Promoting the use of restorative justice principles would also translate to listening closely to discussions by recent victims of serious youth crimes. Florida victim survivor Emma Gonzalez stated, “if all our government and our President could do is send ‘thoughts and prayers,’ then it is time for victims to be the change we need to see.”[8] Moreover, Edna Chavez, who lost her 16-year-old brother to gun crime emphasised in a #Marchforourlives movement event the need to tackle the root causes of the issues faced and come to an understanding on how to resolve them.[9] Failure to enforce measures within the criminal justice process to formally address these concerns and enforce public recommendations for legislative changes reflects dismissal of the voices of victims of these actual offences, and could be counterproductive to resolving the issues in the long term; it reflects failure of the political community to protect the legal rights of its members and mediate the conflicts between them.[10] Restorative justice theories positively contribute to a wider understanding of the complex question of why juveniles commit serious crimes and how some juvenile offences could be addressed, keeping in mind the long-term goal of reducing the levels of crime. This perspective distinctively includes restorative justice as part of the criminal justice system and does not necessarily see it as an informal alternative.

Taking a step back to agree on the theoretical foundations of our criminal justice systems, including an acknowledgment of the need for wider view of the causes of crime and our sentencing frameworks to address different types of crime and offenders, is pivotal.

Punishments and responses to crime that are unjustified and do not necessarily respond to specific and identified causes of crime may work in the short term but not necessarily the long term. Discounting the voices of victims, the community, and young offenders, and seeing the latter as an issue rather than as part of a means to a long-term solution is detrimental.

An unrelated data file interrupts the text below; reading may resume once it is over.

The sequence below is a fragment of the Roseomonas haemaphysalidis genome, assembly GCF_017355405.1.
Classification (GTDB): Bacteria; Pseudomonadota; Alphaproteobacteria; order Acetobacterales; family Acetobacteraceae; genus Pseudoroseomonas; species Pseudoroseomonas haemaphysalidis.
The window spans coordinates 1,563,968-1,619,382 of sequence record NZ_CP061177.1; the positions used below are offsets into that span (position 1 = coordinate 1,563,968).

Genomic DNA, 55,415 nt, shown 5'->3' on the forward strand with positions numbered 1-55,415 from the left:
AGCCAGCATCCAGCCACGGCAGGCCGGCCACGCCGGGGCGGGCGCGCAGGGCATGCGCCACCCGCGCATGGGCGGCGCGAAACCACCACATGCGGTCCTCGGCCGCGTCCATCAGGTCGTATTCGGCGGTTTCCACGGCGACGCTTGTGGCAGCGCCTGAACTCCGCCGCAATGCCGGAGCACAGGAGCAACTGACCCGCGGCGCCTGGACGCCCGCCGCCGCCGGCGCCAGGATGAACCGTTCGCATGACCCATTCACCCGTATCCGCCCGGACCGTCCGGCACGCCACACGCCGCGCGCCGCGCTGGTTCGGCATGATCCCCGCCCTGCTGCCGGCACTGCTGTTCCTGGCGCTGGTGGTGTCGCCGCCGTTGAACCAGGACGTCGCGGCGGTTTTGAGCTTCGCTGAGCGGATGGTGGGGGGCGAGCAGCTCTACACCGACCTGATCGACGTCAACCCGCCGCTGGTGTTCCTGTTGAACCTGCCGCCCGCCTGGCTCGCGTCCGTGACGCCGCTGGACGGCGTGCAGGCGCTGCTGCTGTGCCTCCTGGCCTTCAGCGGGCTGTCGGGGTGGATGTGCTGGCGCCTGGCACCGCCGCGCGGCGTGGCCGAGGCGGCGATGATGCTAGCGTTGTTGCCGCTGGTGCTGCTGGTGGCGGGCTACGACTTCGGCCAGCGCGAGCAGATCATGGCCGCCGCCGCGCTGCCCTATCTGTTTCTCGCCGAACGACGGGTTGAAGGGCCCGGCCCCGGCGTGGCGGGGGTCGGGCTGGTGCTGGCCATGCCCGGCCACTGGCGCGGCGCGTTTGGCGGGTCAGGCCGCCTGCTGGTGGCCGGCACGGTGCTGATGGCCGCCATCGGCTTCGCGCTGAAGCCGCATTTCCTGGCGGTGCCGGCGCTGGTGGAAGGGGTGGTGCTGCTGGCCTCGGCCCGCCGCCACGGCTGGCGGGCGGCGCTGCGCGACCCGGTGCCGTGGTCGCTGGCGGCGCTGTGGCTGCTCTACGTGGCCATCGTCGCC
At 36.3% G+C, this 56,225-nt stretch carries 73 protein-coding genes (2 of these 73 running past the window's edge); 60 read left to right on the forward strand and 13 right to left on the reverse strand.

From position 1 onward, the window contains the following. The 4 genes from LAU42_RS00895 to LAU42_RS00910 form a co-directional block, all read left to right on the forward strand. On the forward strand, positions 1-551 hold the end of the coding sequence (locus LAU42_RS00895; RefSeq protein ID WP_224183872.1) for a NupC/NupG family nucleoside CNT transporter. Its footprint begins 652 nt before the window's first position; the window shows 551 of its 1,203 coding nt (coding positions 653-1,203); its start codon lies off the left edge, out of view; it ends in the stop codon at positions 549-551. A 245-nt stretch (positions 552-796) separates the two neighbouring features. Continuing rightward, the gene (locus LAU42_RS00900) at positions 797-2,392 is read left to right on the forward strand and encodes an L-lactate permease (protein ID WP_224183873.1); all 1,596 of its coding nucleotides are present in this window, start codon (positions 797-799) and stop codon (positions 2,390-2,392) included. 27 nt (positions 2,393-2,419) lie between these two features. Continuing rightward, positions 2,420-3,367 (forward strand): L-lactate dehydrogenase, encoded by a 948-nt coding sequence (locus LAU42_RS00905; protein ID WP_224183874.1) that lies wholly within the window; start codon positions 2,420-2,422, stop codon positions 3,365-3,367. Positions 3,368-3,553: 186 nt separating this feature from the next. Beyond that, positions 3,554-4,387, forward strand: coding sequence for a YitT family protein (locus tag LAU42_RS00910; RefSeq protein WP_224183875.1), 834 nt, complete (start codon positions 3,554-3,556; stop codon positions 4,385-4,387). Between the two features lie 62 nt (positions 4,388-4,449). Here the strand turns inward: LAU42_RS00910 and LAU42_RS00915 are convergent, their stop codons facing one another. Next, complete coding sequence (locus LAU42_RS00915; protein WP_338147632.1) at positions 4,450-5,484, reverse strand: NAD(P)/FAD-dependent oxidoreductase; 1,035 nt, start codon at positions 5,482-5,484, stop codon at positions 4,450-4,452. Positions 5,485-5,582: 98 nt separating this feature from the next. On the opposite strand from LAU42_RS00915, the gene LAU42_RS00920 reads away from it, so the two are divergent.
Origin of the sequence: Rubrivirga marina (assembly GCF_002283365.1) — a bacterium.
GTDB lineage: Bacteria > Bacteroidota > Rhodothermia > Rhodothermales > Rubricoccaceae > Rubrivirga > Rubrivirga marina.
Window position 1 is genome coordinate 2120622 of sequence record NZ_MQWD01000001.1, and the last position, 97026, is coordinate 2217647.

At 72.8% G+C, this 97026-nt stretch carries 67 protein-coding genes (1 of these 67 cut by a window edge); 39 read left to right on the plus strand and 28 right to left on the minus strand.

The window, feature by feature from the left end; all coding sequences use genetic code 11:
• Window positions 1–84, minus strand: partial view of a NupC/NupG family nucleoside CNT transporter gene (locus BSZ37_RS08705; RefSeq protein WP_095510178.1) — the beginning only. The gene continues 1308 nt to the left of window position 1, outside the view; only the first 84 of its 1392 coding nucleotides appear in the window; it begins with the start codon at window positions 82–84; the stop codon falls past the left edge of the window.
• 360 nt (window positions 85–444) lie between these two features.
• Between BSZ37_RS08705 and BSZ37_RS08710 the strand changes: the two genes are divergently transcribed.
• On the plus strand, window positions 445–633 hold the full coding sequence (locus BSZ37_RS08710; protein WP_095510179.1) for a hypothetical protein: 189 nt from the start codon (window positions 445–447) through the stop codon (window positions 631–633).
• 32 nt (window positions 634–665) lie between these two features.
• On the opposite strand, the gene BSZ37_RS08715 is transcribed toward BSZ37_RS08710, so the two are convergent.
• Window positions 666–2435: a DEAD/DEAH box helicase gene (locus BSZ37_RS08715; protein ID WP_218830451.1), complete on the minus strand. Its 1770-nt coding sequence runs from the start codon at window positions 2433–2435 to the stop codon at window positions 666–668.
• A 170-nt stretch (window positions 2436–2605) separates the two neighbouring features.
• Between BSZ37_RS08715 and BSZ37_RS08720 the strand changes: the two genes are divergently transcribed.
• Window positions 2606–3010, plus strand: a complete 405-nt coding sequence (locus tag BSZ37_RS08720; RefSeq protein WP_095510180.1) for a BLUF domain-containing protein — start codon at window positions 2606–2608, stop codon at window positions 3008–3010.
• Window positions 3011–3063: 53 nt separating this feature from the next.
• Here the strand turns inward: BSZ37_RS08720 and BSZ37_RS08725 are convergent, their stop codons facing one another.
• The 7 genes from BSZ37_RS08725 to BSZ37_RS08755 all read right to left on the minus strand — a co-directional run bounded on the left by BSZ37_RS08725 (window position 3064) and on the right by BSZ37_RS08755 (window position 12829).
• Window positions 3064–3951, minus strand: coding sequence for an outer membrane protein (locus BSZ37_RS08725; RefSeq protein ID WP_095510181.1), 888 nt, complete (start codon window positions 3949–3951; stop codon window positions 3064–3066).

The traditional legal view of crime as ‘a violation against the state’ is long outdated; crime is a conflict between members of the community that results in injuries to various stakeholders including the victims, offenders, and members of the wider community, and only secondarily a crime against the state. Including the stakeholders as part of the criminal justice process is a positive step in educating ourselves on the causes of youth gun and knife crimes and how legislation could address these crimes in a much-needed multi-dimensional manner. Further research and more thought should be given to how restorative justice theories have been so far employed and could be further translated and integrated in practice to address serious crimes.


  • Reem Radhi is an Associate with the RJ4All Institute

  • To apply to becoming an RJ4All Associate follow this link


[1] Casciani, D. (2018, April 4). Reality Check: Has London’s Murder Rate Overtaken New York’s? Retrieved from; Ahmed, S. and Walker, C. (2018, March 24) There has been, on average, 1 school shooting every week this year. Retrieved from .

[2] Sommerlad, J. (2018, February 26). Donald Trump Says He will ‘Do Something’ To Stop Danger of Violent Video Games.’ Retrieved from

[3] The Guardian (2018, March 31) Met Chief Says Social Media Is Behind Soaring Rate of Knife Crime. Retrieved from

[4] BBC News (2018, April 2) London Murder Rate Overtakes New York’s. Retrieved from; The Guardian (2018, March 31) Met Chief Says Social Media Is Behind Soaring Rate of Knife Crime. Retrieved from

[5] Townsend, M. (2018, April 7) Violent Youths ‘should face social media ban’. Retrieved from

[6] Causes of crime according to a theory of punishment advanced by Brooks, T. (2012). Punishment. Oxford: Routledge.

[7] Gavrielides, T. (2011). Restorative Practices: From the Early Societies to the 1970s.’ Internet Journal of Criminology ISSN 2045-6743 (Online) 2.

[8] CNN Staff (2018, February 18). Florida student Emma Gonzalez to lawmakers and gun advocates: ‘We call BS’ Retrieved from

[9] Community Coalition (2018, March 28). Edna Chavez – March For Our Lives [Video File]. Retrieved from

[10] Causes of crime according to a theory of punishment advanced by Brooks, T. (2012). Punishment. Oxford: Routledge.

Tagged posts
bottom of page